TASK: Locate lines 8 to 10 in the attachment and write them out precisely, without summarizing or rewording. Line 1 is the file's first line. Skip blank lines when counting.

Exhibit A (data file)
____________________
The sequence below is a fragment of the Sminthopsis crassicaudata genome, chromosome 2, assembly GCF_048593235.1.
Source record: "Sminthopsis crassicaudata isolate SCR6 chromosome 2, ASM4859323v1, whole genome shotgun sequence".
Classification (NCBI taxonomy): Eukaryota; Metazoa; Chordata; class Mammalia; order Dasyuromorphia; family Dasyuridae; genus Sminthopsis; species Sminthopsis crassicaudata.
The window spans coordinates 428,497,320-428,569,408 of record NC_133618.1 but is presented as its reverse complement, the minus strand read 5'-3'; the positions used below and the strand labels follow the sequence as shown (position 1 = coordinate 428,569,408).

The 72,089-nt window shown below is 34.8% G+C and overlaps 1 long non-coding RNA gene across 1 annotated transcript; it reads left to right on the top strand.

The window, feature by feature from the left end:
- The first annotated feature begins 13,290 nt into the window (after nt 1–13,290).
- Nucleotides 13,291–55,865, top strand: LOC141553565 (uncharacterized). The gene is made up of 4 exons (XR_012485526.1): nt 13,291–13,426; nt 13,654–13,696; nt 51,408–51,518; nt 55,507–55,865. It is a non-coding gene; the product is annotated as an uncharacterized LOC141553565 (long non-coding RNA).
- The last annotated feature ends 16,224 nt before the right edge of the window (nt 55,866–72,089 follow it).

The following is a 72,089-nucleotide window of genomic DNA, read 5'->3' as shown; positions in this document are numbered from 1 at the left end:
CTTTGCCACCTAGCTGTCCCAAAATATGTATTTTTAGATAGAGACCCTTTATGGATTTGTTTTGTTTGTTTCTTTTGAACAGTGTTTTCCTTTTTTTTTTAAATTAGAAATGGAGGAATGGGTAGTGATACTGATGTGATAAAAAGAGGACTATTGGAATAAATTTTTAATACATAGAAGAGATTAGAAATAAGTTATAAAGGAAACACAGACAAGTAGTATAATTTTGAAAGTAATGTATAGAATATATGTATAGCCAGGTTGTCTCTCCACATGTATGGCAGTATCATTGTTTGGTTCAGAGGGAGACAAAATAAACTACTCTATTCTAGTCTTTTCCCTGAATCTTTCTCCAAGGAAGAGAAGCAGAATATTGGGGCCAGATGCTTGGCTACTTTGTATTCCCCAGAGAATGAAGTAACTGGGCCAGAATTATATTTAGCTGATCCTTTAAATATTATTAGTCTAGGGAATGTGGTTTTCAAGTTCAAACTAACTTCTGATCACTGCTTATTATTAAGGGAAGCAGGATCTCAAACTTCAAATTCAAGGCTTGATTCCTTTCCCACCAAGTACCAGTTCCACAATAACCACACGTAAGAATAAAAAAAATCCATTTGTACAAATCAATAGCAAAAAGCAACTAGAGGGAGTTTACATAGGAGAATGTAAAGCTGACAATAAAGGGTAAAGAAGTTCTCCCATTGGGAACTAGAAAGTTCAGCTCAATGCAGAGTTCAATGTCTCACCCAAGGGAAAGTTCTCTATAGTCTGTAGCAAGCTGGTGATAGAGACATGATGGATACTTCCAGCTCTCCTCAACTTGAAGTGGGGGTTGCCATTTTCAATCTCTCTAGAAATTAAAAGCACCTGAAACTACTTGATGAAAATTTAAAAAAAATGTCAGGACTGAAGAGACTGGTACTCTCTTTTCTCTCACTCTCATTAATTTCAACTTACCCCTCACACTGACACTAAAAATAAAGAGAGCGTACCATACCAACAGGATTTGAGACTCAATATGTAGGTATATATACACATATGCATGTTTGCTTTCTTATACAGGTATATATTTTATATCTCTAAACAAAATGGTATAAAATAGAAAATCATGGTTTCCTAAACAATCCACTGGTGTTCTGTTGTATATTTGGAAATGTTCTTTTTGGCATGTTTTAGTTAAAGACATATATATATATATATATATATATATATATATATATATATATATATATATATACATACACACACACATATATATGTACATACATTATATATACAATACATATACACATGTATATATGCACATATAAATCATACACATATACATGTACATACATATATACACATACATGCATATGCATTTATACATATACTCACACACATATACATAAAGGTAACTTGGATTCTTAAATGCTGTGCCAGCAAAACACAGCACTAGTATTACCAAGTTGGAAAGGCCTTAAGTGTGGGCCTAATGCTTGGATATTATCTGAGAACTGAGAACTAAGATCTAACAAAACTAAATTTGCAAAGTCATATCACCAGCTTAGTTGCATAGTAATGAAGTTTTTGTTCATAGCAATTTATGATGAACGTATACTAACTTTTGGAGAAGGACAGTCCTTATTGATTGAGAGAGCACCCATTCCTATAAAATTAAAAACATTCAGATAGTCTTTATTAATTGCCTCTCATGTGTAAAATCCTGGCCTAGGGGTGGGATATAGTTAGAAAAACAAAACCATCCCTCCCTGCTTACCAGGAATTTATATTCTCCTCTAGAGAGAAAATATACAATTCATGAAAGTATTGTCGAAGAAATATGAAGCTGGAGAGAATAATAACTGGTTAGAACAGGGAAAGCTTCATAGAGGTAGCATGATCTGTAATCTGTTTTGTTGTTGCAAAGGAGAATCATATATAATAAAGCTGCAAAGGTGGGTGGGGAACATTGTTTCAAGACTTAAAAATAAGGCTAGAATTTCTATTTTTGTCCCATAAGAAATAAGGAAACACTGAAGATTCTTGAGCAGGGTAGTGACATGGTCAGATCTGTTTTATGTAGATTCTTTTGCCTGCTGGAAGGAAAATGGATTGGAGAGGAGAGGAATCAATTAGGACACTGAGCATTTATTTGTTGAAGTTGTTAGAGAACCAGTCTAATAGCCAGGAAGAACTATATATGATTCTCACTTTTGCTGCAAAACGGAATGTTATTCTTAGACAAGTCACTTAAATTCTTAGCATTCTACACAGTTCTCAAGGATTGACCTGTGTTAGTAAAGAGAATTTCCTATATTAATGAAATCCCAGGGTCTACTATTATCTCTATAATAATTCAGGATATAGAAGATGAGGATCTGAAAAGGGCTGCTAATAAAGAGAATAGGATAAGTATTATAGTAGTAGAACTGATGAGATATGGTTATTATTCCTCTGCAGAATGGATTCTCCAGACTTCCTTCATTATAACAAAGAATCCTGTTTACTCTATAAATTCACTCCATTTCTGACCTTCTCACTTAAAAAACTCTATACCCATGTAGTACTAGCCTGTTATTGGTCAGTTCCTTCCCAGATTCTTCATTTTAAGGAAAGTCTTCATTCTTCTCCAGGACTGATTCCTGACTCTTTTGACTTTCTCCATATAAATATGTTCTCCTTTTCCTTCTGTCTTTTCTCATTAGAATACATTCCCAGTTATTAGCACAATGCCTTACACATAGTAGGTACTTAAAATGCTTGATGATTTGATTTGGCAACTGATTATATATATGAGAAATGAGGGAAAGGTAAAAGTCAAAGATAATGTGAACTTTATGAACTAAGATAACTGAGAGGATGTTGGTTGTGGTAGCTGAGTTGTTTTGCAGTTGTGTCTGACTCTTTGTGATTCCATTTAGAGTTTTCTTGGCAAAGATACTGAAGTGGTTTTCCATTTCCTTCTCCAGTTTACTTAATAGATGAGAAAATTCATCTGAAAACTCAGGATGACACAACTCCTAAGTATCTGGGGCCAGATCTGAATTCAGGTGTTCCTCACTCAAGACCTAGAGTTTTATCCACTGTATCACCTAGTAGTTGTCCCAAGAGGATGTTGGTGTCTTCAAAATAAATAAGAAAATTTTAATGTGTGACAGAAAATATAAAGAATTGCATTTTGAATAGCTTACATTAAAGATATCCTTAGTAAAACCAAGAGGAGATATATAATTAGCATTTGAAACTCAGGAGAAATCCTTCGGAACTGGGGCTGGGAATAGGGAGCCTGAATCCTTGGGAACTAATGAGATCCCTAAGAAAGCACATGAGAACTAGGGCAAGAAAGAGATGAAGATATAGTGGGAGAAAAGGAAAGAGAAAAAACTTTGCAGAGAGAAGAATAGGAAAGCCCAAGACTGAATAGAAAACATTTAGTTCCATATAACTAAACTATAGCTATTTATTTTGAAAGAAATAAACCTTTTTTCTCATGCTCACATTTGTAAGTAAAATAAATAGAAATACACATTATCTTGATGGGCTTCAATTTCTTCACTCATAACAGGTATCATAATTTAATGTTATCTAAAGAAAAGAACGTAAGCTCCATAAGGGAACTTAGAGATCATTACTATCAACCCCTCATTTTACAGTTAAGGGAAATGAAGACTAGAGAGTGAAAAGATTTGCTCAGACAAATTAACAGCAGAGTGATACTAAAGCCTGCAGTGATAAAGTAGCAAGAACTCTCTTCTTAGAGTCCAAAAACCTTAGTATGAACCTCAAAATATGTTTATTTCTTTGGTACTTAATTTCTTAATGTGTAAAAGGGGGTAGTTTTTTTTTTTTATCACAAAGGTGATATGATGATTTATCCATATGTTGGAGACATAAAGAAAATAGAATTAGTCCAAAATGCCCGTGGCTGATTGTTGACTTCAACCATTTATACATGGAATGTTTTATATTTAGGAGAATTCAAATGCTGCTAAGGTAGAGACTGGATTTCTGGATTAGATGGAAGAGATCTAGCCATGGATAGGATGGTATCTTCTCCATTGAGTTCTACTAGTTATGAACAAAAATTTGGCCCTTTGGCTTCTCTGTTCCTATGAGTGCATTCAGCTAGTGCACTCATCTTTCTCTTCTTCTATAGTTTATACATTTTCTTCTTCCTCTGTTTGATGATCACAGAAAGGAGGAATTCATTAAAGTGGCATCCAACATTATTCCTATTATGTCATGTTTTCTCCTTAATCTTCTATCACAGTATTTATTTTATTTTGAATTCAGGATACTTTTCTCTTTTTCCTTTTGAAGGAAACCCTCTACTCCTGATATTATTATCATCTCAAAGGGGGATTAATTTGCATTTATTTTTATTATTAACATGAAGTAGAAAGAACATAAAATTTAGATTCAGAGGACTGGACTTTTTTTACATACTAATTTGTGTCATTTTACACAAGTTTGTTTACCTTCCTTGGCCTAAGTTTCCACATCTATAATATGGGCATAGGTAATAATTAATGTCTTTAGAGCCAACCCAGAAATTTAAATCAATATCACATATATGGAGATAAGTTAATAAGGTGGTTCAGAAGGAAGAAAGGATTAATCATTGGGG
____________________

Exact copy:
- Nucleotides 13,291–55,865, top strand: LOC141553565 (uncharacterized). The gene is made up of 4 exons (XR_012485526.1): nt 13,291–13,426; nt 13,654–13,696; nt 51,408–51,518; nt 55,507–55,865. It is a non-coding gene; the product is annotated as an uncharacterized LOC141553565 (long non-coding RNA).
- The last annotated feature ends 16,224 nt before the right edge of the window (nt 55,866–72,089 follow it).

The following is a 72,089-nucleotide window of genomic DNA, read 5'->3' as shown; positions in this document are numbered from 1 at the left end: